The John Mercer Property is located at 3880 Hardscrabble Road in a rural area northeast of the Village of Alexandria in Licking County. The site consists of approximately 54 acres and is surrounded by residential and farm land.
This site was originally investigated by the Ohio EPA Special Investigations Unit (SIU) as a result of anonymous citizen complaints in mid-1990. Allegations included the disposal of drums and solid waste on the property. It was learned during the investigation that the former owner, John Mercer (deceased), was paid by Hanna Chemical (now known as AKZO Coating, Inc. in Columbus) to dispose of some of Hanna’s drummed waste in the early 1970s. A former employee of Hanna Chemical corroborated this story and indicated that he had contracted Mercer to haul away the drums. These drums reportedly contained materials from paint and solvent spills. The hauling of these wastes may have occurred as often as once every three months each year during the early 1970s. SIU referred the case to the Division of Emergency and Remedial Response/Remedial Response Section (RRS) on Aug. 27, 1991.
The Preliminary Assessment (PA) was completed on July 21, 1992.
A request for assistance from U.S. EPA (removal action request) was sent to U.S. EPA on Aug. 5, 1999. U.S. EPA responded on Aug. 19, 1999, indicating the site had been assigned to an on-scene coordinator. On Aug. 21, 1999, the Kirby Tire Fire (Ohio EPA, Northwest District) occurred and U.S. EPA pulled all of its resources to address this emergency. Therefore, U.S. EPA did not begin the first of two site assessments in preparation for removal actions at the site until Oct. 18, 1999. The second assessment occurred in May 2000. After the completion of the second assessment, U.S. EPA began the process of issuing a removal action order. Akzo-Nobel Coatings contacted U.S. EPA and stated they would like to negotiate a consent order to conduct the removal action. The order was signed on Sept. 14, 2000.
A work plan was received and approved with modifications. An area of drums in a ravine area was identified for assessment and removal. Removal activities began on Oct. 24, 2000. During the course of the investigation of the ravine area, a second area of drums was discovered near the Mercer home. The second area was evaluated and drums were confirmed to be buried in this location. Unlike those in the ravine area, which were deteriorated and for the most part empty, the drums in this second area were mostly full and contained waste materials. The drums from both areas were removed and the associated contaminated soil was removed.
During the continued removal activities at the site, a total of nine areas of concern were identified for assessment and removal of buried drums. Any drums and contaminated soil discovered in the areas were removed and disposed of at an approved disposal facility. Because of the discovery of more areas of concern, the removal action took longer than originally anticipated.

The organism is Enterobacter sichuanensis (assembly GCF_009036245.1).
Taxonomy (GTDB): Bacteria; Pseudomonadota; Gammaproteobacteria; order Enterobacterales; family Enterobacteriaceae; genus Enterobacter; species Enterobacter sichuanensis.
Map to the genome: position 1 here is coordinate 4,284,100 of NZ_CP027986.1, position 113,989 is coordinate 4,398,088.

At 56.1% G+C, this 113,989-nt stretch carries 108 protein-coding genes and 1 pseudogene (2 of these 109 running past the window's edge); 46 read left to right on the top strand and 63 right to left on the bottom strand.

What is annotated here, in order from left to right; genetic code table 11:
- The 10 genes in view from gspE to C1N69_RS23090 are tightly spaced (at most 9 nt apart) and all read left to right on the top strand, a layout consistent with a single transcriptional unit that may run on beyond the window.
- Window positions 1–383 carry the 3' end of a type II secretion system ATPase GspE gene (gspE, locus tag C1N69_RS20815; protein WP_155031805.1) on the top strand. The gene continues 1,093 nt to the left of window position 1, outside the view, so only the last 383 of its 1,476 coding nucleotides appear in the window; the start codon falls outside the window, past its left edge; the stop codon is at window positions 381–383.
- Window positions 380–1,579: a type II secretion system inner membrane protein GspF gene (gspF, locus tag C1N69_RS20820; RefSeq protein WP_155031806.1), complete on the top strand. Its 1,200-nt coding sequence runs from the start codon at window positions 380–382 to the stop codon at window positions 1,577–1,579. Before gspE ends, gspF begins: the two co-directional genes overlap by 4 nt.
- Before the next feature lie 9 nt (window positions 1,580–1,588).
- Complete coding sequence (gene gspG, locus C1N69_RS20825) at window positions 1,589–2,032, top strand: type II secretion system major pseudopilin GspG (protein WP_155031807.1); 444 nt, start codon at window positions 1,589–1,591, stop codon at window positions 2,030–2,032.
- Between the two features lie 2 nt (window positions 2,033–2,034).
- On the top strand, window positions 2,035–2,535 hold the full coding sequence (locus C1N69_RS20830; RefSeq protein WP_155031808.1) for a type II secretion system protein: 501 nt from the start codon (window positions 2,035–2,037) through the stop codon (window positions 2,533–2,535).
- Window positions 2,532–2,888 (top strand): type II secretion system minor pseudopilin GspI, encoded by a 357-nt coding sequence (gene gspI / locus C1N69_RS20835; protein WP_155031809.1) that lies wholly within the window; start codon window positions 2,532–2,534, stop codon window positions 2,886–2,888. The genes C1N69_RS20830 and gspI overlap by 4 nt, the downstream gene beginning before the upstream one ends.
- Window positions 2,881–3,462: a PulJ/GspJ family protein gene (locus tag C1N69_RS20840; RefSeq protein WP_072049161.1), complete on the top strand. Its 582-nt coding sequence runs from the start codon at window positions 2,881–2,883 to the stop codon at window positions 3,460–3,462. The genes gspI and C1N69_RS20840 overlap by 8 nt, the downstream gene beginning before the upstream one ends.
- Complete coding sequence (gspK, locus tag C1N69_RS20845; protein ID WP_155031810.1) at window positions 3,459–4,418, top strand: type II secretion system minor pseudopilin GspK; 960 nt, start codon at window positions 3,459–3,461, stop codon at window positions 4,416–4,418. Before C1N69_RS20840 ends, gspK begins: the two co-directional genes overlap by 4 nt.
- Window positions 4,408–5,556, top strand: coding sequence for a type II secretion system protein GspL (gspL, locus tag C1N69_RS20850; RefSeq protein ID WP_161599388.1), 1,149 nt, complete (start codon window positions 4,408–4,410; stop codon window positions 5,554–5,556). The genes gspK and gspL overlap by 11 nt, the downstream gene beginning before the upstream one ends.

AKZO agreed to remove any soil from the drum areas that was found to be above the Ohio EPA Voluntary Action Program (VAP) residential use standard. The VAP residential use standard for soil is a risk-based action level and is used to determine future use of a site.
As part of the investigation, on-site ground water monitoring wells were installed to determine if contamination from the drums had impacted the ground water. A series of shallow and deep monitoring wells were installed and sampled. Additionally, existing residential wells adjacent to the site were sampled. A total of seven ground water monitoring wells were installed on the site: three shallow wells and four deep wells. Samples from the wells did not indicate the presence of contaminants attributable to the drum constituents with the exception of one sample, which did show methylene chloride, a common laboratory contaminant. However, the results were well below the U.S. EPA safe drinking water standard for methylene chloride.
Removal activities and associated site restoration activities were completed on Sept. 16, 2002. Samples obtained from the excavation areas indicated soil was removed to below the VAP residential use standards in many cases.
- 994 drums containing waste resins and paints were removed.
- 11,408.54 tons of drums, waste resins, paints and contaminated soils were removed.
- 86,528 gallons of waste liquids were removed and treated.
On June 10 and 11, 2003, a round of ground water sampling was completed at the site. All wells were sampled and those samples were submitted for analysis. Ohio EPA will review and evaluate the data, once received, to determine if any contamination is present in the ground water. This information will be used to complete the post removal preliminary assessment/site investigation (PA/SI) (formerly the integrated assessment) report for U.S. EPA.
2002 Final Removal Action Report (without Appendices)
Summary date: November 2004